I'm solving a 1D linear acoustic wave equation using Finite Element Method (FEM) for spatial discretization (linear element) and second order Finite Difference Method (FDM) for temporal discretization. Specifically, I want to propagate an exponential decay shock wave profile in a 1D water tube. Governing equation
As we know, the dispersion is an inherent property of FEM when solving wave propagation problem and using CFL number equals to one seems to give the best solution since the numerical wave speed then equals the real wave speed.
My question is how to examine the order of accuracy of temporal discretization in this problem? When I used CFL=1, there seems to be no dispersion in the solution and the wave profile after a certain time of propagation agrees well with the theoretical profile. Then, I tried to fix the mesh size and decrease the time step, which means CFL number is reduced and smaller than 1. However, right after the CFL number drops below 1, I start to see spurious oscillation after the wave front which increases the error in the solution. Thus, the accuracy is even degraded when the time step size is decreased.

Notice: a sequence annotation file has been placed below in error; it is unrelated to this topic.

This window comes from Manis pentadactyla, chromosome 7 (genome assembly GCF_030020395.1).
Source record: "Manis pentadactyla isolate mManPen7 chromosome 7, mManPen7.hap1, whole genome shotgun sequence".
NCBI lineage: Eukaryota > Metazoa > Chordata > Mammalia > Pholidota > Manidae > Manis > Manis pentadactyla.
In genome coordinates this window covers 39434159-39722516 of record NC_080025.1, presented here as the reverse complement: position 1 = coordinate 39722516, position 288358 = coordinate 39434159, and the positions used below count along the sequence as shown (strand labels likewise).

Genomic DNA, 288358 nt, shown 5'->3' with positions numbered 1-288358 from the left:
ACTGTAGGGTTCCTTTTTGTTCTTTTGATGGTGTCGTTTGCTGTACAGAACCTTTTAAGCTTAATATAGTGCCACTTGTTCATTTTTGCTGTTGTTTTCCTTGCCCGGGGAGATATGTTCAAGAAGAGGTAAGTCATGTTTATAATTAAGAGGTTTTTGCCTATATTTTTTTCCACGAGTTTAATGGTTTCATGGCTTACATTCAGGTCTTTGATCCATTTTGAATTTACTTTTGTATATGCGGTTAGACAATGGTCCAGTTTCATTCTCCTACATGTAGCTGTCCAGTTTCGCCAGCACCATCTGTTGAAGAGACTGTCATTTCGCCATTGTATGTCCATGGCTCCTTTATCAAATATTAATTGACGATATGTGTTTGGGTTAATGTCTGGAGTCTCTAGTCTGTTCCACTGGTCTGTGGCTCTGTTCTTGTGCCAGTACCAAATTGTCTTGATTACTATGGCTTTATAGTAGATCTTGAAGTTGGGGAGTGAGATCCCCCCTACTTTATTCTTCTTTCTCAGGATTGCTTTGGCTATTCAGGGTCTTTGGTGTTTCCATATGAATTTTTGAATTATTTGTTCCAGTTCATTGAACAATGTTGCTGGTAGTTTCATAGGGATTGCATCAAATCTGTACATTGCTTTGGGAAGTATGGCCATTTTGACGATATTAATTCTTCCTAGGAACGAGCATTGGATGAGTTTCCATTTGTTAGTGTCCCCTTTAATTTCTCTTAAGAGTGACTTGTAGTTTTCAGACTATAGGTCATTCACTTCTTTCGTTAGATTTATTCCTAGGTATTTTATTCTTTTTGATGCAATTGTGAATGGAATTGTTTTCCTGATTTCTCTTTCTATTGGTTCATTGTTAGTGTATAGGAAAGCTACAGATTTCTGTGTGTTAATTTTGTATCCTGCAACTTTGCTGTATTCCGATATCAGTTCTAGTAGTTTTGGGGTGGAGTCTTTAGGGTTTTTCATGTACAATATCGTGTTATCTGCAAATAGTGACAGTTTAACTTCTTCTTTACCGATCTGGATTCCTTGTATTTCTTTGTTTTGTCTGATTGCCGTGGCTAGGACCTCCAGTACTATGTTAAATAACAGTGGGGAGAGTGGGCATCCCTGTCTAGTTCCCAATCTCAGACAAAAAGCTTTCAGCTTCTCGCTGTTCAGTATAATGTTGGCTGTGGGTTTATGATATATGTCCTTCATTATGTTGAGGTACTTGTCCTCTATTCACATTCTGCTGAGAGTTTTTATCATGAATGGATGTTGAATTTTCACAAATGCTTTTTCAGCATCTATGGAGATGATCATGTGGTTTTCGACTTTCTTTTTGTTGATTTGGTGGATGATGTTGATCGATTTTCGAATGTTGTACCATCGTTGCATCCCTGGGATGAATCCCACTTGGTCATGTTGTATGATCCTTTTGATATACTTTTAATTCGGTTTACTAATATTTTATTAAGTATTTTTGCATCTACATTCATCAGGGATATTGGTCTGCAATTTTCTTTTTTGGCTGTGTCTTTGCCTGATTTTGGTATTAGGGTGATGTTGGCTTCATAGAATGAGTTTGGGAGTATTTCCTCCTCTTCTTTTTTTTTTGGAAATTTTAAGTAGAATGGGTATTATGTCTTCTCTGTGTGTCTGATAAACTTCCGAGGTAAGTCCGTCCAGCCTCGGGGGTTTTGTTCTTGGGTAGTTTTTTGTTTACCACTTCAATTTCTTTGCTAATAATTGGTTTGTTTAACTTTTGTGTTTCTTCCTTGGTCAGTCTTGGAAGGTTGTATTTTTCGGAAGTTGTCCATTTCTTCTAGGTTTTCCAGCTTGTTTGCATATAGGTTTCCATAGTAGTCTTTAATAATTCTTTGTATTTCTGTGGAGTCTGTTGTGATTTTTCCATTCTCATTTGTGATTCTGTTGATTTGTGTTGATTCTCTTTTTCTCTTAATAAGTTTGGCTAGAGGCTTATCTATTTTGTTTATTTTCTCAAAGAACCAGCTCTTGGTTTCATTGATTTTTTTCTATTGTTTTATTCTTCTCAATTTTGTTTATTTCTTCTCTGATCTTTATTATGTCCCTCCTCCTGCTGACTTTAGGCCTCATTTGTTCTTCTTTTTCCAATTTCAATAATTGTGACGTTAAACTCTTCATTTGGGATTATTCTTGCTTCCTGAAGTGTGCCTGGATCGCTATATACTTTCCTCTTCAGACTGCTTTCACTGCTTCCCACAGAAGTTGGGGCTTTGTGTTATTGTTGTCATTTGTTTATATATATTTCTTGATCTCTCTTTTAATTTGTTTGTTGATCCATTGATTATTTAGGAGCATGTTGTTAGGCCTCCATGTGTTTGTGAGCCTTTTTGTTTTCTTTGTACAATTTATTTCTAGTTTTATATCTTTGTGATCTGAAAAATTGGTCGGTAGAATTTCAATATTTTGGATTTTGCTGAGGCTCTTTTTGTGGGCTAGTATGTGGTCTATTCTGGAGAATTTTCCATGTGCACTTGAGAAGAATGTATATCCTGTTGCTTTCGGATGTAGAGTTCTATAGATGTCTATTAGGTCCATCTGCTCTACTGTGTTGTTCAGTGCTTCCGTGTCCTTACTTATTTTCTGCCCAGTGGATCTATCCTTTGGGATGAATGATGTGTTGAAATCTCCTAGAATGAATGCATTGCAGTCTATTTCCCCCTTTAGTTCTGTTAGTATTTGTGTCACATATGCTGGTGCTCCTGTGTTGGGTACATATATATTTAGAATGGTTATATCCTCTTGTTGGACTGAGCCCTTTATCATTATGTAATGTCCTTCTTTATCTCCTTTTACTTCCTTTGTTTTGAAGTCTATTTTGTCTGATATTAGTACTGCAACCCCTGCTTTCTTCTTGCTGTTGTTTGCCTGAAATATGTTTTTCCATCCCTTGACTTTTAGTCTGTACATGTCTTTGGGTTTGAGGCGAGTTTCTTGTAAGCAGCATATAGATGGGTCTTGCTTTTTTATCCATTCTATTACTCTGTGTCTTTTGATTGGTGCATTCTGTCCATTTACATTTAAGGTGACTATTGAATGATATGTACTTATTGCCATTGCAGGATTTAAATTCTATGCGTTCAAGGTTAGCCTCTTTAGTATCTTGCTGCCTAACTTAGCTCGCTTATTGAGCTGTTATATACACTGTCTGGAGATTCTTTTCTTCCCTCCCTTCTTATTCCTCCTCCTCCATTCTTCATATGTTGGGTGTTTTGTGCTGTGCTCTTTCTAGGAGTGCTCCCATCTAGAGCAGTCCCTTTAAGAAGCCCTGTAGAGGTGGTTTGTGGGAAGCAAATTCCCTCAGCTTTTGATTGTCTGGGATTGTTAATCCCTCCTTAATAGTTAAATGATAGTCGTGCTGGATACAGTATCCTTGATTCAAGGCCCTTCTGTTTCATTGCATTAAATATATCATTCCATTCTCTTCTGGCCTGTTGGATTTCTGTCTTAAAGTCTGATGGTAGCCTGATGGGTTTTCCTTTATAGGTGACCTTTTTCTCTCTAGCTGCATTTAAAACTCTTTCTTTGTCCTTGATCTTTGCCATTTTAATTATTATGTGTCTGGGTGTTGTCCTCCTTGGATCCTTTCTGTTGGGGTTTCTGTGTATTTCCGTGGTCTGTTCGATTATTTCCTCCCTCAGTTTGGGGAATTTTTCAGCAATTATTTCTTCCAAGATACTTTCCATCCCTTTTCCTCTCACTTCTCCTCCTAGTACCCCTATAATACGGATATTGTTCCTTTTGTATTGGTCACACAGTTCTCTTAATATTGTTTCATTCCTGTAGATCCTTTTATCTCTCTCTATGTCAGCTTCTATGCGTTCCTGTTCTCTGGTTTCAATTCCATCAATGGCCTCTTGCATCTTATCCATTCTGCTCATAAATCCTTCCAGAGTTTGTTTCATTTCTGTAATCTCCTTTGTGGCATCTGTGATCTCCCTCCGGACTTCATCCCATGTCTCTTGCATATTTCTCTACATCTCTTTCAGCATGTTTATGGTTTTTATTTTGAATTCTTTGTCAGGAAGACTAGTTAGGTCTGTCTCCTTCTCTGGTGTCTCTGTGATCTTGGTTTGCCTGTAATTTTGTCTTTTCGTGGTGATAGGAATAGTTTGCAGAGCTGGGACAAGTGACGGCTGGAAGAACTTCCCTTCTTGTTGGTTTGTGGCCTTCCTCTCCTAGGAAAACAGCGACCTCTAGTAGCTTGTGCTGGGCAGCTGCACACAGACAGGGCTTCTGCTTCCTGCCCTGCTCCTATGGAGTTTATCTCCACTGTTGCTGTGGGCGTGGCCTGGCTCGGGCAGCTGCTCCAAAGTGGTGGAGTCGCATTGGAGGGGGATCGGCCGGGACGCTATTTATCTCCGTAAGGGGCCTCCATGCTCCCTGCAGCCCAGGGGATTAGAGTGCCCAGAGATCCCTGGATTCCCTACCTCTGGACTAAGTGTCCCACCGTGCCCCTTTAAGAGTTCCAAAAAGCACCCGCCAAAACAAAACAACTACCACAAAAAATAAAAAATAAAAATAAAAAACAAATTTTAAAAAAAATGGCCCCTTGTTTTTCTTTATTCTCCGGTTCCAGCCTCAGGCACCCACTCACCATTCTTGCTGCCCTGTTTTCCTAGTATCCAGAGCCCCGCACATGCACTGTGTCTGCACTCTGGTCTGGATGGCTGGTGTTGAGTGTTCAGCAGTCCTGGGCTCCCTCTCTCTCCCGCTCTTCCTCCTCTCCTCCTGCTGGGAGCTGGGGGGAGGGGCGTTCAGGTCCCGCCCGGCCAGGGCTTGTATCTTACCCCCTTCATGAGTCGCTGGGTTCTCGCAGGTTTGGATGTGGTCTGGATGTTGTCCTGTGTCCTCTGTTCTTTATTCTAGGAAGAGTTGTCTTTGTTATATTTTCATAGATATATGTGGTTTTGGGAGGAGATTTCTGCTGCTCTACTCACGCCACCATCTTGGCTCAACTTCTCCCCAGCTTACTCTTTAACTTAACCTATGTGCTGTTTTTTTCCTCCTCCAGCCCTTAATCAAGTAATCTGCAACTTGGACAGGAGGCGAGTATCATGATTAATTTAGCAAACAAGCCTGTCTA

I saw people recommend to keep CFL number fixed while accessing the time integration accuracy, which means mesh size is decreased as time step is decreased. Is this a reasonable way to examine the temporal order of accuracy? Did I misunderstand something?